I hear rumors that Apple is improving its methods to limit the current you can draw from USB ports when you connect a non-Apple device. For future reference, how old is your MacBook?
That's probably a function of the USB spec and not a conspiracy theory.
USB spec says to only provide 100mA until the device asks for more. For USB 2.0 the max is 500mA. Apple's ports (like many PCs) allow for higher than that. It isn't called out in the 2.0 spec how to handle that. So the proper thing to do would be to limit current to 500mA.
I didn't weigh my words carefully. In their newest models Apple is less lenient than before in enforcing the USB specs for non-Apple devices. No conspiracy. I can understand their motives and have no qualms with them. I would like to add that this stricter enforcement doesn't affect the Arduino because it only needs 500mA, maybe just 250mA, which is granted by the USB specs. But I won't add that because I don't know whether it's true.
When I connect my UNO to my mid-2010 MacBook Pro I can go to the System Profiler and see that the USB device has 500mA available, 100mA needed. What if the Arduino, after successfully negotiating the 100mA, wants to draw more current? On my not-so-new MacBook I don't expect any problem. What about a strict specs-enforcer MacBook?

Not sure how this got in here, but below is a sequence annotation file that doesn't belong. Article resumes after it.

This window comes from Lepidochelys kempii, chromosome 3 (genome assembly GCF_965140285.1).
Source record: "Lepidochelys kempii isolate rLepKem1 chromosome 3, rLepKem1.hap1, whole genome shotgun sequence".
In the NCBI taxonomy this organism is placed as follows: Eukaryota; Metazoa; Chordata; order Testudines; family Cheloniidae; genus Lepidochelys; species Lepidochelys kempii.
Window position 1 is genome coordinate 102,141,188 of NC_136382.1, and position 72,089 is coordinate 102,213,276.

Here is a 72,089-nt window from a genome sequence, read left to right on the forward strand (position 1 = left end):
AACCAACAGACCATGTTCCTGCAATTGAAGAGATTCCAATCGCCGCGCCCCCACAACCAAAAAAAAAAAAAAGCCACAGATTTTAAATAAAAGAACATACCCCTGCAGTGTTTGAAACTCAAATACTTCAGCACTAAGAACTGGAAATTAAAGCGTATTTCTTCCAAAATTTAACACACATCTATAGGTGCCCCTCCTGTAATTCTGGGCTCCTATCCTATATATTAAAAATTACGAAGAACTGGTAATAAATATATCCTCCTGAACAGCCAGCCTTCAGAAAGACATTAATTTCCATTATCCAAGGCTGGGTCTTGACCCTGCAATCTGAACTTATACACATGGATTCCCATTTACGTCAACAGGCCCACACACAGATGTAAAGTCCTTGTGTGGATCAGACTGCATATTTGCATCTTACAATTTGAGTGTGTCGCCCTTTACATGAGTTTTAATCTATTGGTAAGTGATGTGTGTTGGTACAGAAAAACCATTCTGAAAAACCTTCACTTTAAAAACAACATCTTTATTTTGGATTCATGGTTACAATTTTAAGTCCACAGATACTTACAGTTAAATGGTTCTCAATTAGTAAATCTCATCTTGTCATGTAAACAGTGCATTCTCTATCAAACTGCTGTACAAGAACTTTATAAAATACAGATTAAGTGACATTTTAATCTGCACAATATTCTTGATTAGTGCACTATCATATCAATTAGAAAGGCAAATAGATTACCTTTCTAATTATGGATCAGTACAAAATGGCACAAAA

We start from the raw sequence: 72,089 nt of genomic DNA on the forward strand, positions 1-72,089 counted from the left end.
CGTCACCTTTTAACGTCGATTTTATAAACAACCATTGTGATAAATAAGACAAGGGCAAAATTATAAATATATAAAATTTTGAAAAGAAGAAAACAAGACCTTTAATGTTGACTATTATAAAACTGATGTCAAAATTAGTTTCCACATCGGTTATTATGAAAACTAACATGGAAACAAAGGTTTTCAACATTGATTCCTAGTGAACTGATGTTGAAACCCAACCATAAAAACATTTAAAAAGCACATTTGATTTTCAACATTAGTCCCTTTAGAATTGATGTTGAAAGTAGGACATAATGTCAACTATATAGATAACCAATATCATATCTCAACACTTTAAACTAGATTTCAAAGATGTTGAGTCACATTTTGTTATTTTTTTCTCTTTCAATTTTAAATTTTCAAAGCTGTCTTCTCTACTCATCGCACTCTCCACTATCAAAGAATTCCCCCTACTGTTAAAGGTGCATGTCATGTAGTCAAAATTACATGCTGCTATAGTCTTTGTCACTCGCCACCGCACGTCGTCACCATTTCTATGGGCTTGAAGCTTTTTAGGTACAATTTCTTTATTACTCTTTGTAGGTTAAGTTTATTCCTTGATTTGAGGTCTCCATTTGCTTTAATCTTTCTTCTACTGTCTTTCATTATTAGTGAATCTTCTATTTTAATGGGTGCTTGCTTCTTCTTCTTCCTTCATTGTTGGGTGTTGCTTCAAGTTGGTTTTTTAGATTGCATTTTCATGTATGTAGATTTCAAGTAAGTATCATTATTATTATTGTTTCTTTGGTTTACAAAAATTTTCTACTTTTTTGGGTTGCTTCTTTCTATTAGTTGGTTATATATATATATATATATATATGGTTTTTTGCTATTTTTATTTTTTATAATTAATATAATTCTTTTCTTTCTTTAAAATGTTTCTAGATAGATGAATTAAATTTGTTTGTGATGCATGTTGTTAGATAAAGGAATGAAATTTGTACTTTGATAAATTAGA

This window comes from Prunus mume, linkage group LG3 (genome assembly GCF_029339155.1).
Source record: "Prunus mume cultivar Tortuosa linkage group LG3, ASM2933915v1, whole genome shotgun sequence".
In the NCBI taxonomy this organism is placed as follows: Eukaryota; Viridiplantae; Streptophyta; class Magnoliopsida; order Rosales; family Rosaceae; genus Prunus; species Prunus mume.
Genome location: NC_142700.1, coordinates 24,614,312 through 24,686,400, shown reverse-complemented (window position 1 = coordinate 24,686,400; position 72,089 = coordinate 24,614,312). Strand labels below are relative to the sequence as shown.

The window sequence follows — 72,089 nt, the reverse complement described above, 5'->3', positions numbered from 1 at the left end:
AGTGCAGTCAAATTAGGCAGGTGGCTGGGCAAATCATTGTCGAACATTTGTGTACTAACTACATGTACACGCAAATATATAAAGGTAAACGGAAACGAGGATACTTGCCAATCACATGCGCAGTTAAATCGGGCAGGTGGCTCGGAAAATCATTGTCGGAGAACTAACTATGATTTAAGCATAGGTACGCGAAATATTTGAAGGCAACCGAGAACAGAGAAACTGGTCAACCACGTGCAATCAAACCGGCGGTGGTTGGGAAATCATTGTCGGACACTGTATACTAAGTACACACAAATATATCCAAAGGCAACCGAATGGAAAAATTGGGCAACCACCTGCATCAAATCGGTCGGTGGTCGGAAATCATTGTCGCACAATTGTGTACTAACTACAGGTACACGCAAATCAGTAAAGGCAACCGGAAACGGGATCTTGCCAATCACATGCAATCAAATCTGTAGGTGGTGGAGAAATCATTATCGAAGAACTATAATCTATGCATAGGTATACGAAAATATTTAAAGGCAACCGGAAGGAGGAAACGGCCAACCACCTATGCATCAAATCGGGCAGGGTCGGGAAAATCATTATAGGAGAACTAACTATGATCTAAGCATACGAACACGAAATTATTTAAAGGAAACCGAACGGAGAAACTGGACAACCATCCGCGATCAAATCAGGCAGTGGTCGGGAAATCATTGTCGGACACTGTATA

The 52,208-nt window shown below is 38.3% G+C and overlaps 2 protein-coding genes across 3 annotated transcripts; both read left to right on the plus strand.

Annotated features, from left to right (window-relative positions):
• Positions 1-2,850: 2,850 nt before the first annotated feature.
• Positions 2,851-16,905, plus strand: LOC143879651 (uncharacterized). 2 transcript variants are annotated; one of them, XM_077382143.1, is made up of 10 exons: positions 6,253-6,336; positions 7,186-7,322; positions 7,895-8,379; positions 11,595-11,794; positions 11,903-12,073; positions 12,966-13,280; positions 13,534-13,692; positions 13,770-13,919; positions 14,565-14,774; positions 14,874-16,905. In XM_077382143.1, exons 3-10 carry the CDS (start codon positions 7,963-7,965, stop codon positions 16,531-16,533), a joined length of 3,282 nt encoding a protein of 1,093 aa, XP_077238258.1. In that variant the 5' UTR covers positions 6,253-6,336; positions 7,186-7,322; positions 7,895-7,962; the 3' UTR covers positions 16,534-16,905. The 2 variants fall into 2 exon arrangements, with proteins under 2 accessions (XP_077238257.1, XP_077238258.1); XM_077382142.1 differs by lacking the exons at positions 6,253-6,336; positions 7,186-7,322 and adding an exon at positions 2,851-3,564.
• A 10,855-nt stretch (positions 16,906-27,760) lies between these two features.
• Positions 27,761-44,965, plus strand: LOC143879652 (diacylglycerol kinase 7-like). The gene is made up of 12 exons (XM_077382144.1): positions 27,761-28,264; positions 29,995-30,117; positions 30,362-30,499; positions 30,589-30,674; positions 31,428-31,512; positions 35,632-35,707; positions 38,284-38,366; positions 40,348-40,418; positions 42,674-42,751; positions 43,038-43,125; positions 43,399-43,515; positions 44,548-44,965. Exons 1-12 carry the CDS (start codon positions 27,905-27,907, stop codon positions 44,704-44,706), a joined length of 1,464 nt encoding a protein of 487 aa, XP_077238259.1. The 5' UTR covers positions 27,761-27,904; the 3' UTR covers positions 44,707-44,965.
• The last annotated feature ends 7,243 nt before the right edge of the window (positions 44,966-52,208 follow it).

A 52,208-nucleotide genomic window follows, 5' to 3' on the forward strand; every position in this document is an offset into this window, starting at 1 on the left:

I may be wrong, but it seems to depend on whether the port is treated as a charging port or a downstream (data) port. Yes, it's a single physical port, but what it should do according to the specs depends on how we define it. As a charging port it has to provide up to 500mA, no fuss. As a downstream port, it is up to the Arduino to negotiate the new current before pulling it. Does the driver perform this negotiation? I don't know, but it seems it wasn't necessary in older models. Can the MacBook refuse? I believe it can. What are the externally observable results? I can only guess.